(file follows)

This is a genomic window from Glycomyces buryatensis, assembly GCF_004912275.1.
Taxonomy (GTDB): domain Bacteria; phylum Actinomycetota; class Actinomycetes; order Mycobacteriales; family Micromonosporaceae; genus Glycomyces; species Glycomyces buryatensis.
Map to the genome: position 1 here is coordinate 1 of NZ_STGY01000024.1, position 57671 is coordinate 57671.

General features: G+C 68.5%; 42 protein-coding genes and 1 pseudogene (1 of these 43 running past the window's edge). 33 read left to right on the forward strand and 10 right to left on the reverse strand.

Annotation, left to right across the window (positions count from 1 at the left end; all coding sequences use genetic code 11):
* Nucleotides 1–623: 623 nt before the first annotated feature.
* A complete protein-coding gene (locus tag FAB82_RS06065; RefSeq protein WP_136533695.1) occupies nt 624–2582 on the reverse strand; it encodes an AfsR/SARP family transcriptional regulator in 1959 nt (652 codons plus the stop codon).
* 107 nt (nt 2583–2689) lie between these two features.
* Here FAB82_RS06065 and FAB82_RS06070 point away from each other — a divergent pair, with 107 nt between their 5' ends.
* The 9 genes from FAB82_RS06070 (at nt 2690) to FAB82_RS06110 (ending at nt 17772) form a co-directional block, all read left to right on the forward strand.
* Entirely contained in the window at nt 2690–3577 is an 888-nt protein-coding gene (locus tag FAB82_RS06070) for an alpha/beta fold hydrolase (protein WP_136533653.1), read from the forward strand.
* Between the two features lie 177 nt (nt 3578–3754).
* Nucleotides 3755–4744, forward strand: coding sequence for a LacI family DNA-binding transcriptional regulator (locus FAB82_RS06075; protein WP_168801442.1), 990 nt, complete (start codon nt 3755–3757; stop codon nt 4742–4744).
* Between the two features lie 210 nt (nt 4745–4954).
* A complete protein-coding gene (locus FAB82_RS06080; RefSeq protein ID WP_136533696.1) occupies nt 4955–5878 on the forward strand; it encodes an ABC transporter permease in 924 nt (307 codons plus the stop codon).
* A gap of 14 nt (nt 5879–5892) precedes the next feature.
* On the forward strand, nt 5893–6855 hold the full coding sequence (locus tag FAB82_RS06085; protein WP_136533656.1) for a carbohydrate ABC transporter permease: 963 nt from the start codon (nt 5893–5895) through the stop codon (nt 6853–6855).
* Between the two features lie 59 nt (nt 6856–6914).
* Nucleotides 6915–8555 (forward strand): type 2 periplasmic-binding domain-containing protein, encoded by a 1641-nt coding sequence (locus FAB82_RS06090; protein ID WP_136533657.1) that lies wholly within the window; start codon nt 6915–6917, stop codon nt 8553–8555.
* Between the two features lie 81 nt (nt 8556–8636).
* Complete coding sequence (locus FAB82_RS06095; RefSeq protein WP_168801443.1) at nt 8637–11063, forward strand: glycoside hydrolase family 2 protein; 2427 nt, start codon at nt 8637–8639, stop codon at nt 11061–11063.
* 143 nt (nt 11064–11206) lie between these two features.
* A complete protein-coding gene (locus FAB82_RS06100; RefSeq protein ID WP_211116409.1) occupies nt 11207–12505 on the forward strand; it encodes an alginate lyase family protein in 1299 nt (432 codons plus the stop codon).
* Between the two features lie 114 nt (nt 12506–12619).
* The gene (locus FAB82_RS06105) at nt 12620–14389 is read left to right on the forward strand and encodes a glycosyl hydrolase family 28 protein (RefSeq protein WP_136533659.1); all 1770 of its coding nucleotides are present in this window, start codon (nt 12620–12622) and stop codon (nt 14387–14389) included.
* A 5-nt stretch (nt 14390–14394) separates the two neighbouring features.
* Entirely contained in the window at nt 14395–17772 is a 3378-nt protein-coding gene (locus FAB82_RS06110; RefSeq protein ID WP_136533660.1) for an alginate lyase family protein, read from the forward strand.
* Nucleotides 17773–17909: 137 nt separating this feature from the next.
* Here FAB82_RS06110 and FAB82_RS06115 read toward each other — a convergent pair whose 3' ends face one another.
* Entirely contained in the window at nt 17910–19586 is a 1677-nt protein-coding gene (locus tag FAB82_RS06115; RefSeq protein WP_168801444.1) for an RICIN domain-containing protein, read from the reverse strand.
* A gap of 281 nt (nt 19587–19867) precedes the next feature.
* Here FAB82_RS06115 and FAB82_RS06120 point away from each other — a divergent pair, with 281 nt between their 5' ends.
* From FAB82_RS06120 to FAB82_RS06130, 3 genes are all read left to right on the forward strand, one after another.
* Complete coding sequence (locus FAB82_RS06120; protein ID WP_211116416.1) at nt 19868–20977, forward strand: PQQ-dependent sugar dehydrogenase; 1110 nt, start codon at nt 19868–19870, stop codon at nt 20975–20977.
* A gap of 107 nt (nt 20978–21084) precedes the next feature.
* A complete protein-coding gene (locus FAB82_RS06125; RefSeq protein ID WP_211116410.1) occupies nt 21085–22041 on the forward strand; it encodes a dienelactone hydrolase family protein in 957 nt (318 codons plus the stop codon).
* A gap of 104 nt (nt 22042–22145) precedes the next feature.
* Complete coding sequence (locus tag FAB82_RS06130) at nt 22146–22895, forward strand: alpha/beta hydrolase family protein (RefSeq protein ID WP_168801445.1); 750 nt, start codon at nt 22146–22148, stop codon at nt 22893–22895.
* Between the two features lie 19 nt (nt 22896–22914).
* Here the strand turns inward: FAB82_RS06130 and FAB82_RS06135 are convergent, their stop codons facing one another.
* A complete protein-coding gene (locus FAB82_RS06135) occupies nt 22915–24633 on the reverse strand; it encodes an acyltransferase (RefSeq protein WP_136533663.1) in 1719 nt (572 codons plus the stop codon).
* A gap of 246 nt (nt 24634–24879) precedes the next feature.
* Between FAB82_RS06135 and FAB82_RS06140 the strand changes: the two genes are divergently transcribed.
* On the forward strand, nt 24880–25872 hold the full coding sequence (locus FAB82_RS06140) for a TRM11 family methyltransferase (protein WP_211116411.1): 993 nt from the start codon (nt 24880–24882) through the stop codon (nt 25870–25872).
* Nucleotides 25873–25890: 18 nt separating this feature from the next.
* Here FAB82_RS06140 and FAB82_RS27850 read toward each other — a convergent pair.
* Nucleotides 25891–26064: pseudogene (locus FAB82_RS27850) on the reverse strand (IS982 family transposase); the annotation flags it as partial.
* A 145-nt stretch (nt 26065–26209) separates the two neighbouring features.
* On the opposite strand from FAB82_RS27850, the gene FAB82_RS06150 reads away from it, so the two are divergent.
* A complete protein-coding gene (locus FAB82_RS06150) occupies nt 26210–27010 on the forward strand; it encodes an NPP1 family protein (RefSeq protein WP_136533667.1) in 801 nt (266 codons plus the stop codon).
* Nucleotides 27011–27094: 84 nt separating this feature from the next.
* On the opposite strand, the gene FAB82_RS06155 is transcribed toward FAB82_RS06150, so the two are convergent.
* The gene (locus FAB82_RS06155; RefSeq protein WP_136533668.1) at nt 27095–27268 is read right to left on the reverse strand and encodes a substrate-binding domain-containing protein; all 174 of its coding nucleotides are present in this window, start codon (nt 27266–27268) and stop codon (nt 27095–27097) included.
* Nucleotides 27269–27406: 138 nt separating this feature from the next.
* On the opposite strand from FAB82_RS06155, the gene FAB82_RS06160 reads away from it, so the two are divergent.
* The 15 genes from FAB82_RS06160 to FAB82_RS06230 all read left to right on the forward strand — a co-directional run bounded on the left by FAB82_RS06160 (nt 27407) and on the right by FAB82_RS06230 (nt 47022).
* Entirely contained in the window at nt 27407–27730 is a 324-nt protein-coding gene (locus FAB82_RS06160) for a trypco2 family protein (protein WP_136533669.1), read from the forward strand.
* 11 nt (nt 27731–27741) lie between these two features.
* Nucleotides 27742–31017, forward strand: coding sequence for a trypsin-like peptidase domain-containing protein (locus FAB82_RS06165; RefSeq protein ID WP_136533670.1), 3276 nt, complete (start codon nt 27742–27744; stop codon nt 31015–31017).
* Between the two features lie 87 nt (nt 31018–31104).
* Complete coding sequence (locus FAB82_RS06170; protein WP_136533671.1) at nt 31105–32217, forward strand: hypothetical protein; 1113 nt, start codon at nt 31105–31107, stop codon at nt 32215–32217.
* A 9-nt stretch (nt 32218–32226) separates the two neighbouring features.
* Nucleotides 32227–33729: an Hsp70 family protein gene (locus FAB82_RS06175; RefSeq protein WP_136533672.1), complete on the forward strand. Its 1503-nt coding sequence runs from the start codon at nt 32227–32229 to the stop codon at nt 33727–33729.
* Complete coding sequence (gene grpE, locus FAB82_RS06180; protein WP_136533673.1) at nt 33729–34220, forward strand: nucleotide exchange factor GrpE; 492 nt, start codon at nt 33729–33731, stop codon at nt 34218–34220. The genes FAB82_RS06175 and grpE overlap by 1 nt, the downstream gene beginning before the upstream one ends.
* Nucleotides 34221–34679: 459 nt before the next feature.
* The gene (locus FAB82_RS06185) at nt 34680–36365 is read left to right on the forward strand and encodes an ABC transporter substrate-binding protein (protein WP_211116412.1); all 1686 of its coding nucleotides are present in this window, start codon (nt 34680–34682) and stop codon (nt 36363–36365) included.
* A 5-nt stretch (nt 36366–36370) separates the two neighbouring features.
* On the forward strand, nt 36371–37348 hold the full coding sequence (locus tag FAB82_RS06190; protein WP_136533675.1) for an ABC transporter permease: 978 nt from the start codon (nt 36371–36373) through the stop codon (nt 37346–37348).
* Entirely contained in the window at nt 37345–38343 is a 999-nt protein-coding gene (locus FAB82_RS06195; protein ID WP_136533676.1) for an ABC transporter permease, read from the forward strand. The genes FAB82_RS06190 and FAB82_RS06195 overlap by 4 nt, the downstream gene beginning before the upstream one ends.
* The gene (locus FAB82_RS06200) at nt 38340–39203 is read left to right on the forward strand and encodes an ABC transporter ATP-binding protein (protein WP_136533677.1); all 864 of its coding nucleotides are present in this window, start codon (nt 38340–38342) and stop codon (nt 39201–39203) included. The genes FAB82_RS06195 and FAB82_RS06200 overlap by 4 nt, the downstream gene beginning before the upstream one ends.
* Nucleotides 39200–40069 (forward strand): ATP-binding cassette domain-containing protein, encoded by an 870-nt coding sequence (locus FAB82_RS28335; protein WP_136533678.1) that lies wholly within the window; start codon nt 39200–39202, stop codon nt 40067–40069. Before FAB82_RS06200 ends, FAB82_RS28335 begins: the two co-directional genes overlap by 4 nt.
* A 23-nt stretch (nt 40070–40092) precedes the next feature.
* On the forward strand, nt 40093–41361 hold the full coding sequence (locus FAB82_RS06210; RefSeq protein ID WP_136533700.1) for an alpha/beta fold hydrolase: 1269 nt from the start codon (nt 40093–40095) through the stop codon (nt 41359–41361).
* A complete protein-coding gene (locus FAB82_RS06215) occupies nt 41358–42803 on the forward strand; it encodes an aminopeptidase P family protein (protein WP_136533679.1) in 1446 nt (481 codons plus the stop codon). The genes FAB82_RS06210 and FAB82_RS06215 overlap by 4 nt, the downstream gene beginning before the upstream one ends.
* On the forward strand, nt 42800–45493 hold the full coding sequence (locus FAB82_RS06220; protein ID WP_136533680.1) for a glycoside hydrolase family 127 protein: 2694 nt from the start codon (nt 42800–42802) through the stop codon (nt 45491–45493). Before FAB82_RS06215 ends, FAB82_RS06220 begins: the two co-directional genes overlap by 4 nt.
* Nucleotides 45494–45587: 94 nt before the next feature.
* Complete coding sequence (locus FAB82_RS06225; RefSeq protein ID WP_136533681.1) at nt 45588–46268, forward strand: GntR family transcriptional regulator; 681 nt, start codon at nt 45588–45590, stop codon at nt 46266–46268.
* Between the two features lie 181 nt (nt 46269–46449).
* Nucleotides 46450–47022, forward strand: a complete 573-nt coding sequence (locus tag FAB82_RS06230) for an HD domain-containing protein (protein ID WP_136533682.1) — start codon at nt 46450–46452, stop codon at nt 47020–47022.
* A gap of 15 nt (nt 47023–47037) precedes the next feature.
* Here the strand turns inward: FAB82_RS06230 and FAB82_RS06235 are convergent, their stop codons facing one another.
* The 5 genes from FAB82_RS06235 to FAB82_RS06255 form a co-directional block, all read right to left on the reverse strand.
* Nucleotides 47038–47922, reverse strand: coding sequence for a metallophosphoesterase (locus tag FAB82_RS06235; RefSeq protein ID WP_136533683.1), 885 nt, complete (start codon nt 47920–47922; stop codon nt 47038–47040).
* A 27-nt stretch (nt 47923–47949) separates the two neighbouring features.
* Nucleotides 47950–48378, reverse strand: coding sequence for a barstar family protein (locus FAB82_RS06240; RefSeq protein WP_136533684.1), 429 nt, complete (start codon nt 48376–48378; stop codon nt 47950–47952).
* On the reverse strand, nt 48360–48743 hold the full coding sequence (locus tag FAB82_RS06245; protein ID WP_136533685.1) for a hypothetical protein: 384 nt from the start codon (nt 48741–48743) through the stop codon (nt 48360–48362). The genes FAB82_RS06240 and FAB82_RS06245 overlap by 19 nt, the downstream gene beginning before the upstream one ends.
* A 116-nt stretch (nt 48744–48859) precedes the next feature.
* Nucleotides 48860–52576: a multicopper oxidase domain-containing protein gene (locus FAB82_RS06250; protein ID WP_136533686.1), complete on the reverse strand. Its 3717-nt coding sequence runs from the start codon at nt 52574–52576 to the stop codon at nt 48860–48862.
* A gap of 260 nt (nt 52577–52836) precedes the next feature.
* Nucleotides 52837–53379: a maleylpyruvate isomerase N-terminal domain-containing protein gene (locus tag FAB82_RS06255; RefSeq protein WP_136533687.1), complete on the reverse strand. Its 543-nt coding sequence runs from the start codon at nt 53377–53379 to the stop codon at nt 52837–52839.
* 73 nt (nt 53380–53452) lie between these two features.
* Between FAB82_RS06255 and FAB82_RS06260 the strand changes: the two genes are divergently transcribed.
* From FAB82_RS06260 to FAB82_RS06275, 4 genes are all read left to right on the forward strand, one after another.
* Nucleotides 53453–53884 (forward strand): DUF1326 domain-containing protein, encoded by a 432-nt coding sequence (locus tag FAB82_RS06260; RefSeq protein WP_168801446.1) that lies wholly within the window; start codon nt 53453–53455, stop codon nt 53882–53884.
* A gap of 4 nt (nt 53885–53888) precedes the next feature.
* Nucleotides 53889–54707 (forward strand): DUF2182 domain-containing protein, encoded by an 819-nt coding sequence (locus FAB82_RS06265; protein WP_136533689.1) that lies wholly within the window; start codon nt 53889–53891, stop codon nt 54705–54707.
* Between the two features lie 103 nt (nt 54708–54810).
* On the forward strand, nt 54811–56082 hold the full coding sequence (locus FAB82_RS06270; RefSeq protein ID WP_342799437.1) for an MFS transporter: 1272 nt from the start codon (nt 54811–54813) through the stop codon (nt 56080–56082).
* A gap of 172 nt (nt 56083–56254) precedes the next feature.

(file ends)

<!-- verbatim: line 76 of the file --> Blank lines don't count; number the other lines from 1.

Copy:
* Nucleotides 45494–45587: 94 nt before the next feature.